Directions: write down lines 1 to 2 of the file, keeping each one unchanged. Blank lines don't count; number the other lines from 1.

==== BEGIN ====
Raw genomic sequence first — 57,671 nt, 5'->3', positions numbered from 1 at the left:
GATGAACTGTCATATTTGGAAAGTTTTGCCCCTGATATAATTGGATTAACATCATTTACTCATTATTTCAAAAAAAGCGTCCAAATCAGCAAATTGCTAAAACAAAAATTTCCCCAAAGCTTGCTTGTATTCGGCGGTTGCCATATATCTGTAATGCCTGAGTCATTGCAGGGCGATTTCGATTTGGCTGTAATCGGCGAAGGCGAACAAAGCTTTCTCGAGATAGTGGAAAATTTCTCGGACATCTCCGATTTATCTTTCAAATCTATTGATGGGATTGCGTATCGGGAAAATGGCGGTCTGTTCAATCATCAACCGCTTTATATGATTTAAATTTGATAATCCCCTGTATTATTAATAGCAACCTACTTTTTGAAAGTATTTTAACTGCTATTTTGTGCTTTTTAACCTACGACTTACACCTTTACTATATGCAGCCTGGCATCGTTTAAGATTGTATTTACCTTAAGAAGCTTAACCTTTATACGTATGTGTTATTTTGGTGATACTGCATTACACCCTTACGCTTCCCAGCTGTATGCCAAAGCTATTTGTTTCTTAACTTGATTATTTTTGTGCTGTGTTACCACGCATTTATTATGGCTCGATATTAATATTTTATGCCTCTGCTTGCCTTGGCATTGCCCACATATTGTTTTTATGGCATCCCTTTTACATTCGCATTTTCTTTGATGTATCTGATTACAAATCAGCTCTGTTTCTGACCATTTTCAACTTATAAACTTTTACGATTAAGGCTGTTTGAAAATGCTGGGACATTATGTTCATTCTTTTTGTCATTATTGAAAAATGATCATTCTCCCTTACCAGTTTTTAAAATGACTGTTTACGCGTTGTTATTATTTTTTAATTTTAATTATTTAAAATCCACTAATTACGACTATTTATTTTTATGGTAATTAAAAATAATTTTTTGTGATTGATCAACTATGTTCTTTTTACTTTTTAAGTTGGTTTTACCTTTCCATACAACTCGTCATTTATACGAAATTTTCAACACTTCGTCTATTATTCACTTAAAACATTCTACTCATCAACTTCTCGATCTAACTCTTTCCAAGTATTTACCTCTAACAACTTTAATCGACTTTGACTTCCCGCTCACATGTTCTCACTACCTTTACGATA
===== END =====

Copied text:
Raw genomic sequence first — 57,671 nt, 5'->3', positions numbered from 1 at the left:
GATGAACTGTCATATTTGGAAAGTTTTGCCCCTGATATAATTGGATTAACATCATTTACTCATTATTTCAAAAAAAGCGTCCAAATCAGCAAATTGCTAAAACAAAAATTTCCCCAAAGCTTGCTTGTATTCGGCGGTTGCCATATATCTGTAATGCCTGAGTCATTGCAGGGCGATTTCGATTTGGCTGTAATCGGCGAAGGCGAACAAAGCTTTCTCGAGATAGTGGAAAATTTCTCGGACATCTCCGATTTATCTTTCAAATCTATTGATGGGATTGCGTATCGGGAAAATGGCGGTCTGTTCAATCATCAACCGCTTTATATGATTTAAATTTGATAATCCCCTGTATTATTAATAGCAACCTACTTTTTGAAAGTATTTTAACTGCTATTTTGTGCTTTTTAACCTACGACTTACACCTTTACTATATGCAGCCTGGCATCGTTTAAGATTGTATTTACCTTAAGAAGCTTAACCTTTATACGTATGTGTTATTTTGGTGATACTGCATTACACCCTTACGCTTCCCAGCTGTATGCCAAAGCTATTTGTTTCTTAACTTGATTATTTTTGTGCTGTGTTACCACGCATTTATTATGGCTCGATATTAATATTTTATGCCTCTGCTTGCCTTGGCATTGCCCACATATTGTTTTTATGGCATCCCTTTTACATTCGCATTTTCTTTGATGTATCTGATTACAAATCAGCTCTGTTTCTGACCATTTTCAACTTATAAACTTTTACGATTAAGGCTGTTTGAAAATGCTGGGACATTATGTTCATTCTTTTTGTCATTATTGAAAAATGATCATTCTCCCTTACCAGTTTTTAAAATGACTGTTTACGCGTTGTTATTATTTTTTAATTTTAATTATTTAAAATCCACTAATTACGACTATTTATTTTTATGGTAATTAAAAATAATTTTTTGTGATTGATCAACTATGTTCTTTTTACTTTTTAAGTTGGTTTTACCTTTCCATACAACTCGTCATTTATACGAAATTTTCAACACTTCGTCTATTATTCACTTAAAACATTCTACTCATCAACTTCTCGATCTAACTCTTTCCAAGTATTTACCTCTAACAACTTTAATCGACTTTGACTTCCCGCTCACATGTTCTCACTACCTTTACGATA